It never was my music since I was riding a motorcycle for part of the year and later driving a British two-seater (after the motorcycle wreck) – so, I got to hear songs I might not have otherwise.

Mostly, I remember David steering-wheel-guitar-playing to his Woodstock soundtrack, so maybe it was Joe, or Phil, or Paul – aw heck, I can’t remember just who it was that had the new Moody Blues tape. But we got enough of it on that relatively short drive to learn the words to the song choruses while digesting our steak-finger baskets, burger baskets, and foot-long cheese coneys.

Today, I was thinking about our four-man lunch sorties and the Moody Blues with their fuzz-guitar, dah-dah-dah-daaaaah, dah-dah-dah-daaaah, and the verse leading up to the chorus….

Listen to the tide slowly turning
Wash all our heartaches away
We’re part of the fire that is burning
And from the ashes we can build another day

And listening to that song, it suddenly didn’t seem like so very long ago.

We don’t have a greasy burger on our menu but we’ll get you in and out on your lunch hour with something tasty, so…

Come visit!


Booksellers & Irish Bistro
Rose District
122 South Main St. Broken Arrow OK!

Baby, you can drive my car.

I know I’m not the only one that sometimes looks for reminders of the past. I’ve had folks come in looking for books they owned as children. Some memories are long-ago enough that the details are a little fuzzy…

It had a red cover, a lady told me once, trying to find a book from her childhood library. I didn’t have the heart to tell her a lot of books had red covers. Knowing the title is a lot more helpful finding old favorites.

A fellow brought some books by the shop today and I went outside to carry in the box. It was in the trunk of a beautiful Ford Mustang.


(Muscle car lovers will know about Shelby.)

After we got the book boxes inside and the Mustang-owning-customer was ready to go, I followed him out the door. Just wanted to hear the car start up, I told him. He smiled and said the sound of the engine was what had convinced him to buy it. He had a Mustang back in his high school days, he said, and he got to a point in his life where he wanted to own one again.

That’s a familiar feeling.

There is a search feature on eBay that will send a notification when an item of interest has been listed. My item of interest?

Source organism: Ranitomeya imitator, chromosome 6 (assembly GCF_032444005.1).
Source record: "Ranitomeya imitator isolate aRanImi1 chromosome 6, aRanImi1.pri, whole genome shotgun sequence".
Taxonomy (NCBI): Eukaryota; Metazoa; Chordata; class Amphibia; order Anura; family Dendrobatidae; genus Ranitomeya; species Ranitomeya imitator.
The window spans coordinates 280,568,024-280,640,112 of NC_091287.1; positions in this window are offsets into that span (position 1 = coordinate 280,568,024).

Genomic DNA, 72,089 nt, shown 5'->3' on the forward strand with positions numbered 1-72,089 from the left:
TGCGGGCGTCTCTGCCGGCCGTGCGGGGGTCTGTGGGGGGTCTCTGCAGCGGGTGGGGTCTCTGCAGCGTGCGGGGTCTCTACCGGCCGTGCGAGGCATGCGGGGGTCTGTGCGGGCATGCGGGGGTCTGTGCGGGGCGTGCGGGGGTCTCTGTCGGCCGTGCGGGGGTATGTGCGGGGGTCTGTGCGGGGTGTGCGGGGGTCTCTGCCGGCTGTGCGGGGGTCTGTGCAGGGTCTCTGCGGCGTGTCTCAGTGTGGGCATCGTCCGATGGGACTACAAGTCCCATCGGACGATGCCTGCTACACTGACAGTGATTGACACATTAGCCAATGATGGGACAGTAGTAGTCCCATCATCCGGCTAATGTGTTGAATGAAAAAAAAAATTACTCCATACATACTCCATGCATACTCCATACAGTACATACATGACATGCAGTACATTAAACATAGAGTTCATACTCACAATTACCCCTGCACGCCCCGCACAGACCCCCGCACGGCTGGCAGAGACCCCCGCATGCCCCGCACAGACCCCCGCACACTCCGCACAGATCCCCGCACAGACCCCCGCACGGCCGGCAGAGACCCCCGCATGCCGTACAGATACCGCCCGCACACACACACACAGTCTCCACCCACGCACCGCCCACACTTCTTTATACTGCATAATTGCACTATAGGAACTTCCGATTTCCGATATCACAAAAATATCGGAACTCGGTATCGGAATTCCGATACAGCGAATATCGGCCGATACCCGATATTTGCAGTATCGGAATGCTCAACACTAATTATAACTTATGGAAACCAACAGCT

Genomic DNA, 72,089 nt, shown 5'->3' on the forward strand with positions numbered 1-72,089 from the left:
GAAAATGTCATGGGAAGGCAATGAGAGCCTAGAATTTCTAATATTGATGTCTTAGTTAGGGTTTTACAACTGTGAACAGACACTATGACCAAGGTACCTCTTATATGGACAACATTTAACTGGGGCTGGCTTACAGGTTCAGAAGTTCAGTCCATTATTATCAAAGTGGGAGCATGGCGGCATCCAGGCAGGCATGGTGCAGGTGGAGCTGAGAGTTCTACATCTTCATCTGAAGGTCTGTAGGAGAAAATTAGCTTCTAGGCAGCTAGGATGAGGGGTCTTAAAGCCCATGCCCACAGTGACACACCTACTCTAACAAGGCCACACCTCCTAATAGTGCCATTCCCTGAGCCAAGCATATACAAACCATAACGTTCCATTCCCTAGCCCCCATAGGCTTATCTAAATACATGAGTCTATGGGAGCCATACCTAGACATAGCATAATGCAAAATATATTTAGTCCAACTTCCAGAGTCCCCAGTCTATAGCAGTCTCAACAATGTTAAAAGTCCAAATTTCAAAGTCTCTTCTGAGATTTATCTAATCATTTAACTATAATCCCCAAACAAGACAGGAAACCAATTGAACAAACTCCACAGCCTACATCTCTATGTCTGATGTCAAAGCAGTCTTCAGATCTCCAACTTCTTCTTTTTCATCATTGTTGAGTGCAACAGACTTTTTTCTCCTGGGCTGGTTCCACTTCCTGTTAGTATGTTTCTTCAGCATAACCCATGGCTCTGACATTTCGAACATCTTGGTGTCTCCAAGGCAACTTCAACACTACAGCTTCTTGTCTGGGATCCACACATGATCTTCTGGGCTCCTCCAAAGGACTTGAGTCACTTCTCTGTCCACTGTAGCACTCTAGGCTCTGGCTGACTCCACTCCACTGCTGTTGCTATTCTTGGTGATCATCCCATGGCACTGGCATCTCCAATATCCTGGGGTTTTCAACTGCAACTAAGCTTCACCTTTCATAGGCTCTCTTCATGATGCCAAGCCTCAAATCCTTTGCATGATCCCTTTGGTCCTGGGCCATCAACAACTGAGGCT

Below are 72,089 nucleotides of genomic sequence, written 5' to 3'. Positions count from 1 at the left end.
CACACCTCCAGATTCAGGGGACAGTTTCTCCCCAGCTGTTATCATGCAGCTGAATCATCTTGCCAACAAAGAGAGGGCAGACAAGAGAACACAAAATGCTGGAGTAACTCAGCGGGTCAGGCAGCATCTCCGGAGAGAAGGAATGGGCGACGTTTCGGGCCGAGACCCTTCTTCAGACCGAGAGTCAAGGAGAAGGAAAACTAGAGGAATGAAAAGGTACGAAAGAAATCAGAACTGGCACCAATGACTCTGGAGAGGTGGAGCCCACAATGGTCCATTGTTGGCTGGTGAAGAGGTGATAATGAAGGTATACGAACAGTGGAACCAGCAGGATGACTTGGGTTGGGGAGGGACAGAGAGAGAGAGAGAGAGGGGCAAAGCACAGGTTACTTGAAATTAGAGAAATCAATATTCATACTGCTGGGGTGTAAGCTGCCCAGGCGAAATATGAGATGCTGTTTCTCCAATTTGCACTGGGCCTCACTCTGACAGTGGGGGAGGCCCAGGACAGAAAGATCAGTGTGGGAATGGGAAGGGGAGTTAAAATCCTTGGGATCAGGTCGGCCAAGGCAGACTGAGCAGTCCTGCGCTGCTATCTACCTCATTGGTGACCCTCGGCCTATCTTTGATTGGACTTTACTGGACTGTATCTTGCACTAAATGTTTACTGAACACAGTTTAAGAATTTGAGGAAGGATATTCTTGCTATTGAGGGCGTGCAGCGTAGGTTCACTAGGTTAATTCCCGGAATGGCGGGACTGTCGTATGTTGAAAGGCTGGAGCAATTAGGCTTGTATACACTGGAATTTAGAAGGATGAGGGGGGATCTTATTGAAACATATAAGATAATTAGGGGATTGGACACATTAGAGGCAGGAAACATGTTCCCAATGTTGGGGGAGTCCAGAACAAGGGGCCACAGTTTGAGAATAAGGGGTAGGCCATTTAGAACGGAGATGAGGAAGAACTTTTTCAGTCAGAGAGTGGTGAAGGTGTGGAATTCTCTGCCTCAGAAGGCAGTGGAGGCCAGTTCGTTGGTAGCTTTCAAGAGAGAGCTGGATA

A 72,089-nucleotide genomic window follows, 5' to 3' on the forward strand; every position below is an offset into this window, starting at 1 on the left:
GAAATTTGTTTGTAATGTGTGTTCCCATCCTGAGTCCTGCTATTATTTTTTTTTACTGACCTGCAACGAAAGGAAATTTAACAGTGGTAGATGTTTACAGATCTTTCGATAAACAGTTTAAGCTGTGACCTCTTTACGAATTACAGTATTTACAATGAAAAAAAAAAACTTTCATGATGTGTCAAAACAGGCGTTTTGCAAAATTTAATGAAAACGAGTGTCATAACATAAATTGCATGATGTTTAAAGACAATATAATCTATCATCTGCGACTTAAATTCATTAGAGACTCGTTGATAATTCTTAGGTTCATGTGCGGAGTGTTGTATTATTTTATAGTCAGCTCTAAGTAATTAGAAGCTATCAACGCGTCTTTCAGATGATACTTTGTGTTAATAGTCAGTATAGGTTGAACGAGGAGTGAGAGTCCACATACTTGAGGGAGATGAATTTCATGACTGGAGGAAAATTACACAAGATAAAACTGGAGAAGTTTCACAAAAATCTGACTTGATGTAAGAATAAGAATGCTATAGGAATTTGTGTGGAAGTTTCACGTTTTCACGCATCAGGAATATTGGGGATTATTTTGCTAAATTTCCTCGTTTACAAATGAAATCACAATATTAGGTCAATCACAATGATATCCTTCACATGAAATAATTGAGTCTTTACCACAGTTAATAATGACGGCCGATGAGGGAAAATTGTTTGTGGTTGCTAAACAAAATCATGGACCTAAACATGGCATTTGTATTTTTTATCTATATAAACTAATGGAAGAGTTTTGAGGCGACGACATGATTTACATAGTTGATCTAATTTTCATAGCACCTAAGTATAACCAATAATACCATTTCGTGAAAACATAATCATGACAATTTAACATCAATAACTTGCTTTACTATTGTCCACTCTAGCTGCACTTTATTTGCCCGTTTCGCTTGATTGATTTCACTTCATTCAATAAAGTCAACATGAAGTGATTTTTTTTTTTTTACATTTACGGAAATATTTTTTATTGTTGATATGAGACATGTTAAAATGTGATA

The 1964 MG that I drove in high school.


My father co-signed the bank loan, and let me do the talking with the loan officer. The asking price was more than the book value, the banker said. I know, I told him. But it’s worth it.

The man who wanted to sell it told me he changed the oil regularly, and that had to count for something.

You’re wanting that car pretty bad, aren’t you? the banker was grinning by now, and I admitted as much and signed the papers, promising to pay back the money. Dad mentioned how it didn’t seem like a very practical kind of car, but it seemed to be the kind that young people wanted.

Still loved the car when I traded it off for a Chevy van. We needed something to haul our music equipment around in, and the MG just wasn’t very practical. The trade was straight-up even, and I figure it must have been a wee bit traumatic, since I still remember the names of the young couple who drove off in my car.

They later painted it bright yellow – even though I thought the original black still looked good.

The van outlasted the band, and I eventually sold it, taking up a ten-speed bicycle while I saved up for another British sports car. But that ’64 MG was always in the back of my mind, and when I hit that first mid-life crisis I tried to track it down. My detective work turned up that the car had been sold to a collector and put in a warehouse, but when I called the fellow’s office, his secretary (who must have managed his inventory) told me her boss had parted with it years earlier.

The MG popped up on eBay yesterday and my heart jumped – just looking at the picture and remembering.

Then, I remembered it had been painted yellow and the car in the image was black. And had mirrors on the fenders. Mine didn’t. And – what about those hubcaps? I remember having a little hammer in the toolkit that was used to pound the knock-off cap loose that held on the wire wheels. Those weren’t wire wheels…

So, it wasn’t my car at all.


Just as well. I don’t have a place to store it, or work on it. (And they always require work, those British cars…)

For fun, I Googled the ’64 and after scrolling a page or two of various colored MG’s I found the car of my high school days – at least the memories, if not the actual automobile. The second picture is the spittin’ image of the one I tooled around in, down to the wire-wheel spinners.

You know, I enjoyed most of my time going to high school back then, partly because it gave me a reason to drive that little car. Meanwhile, the search is half the fun and the hunt continues…

We’ve got car books (and can find most of those red-cover books!) so,

Come visit!


Booksellers & Irish Bistro
Rose District
122 South Main St. Broken Arrow OK!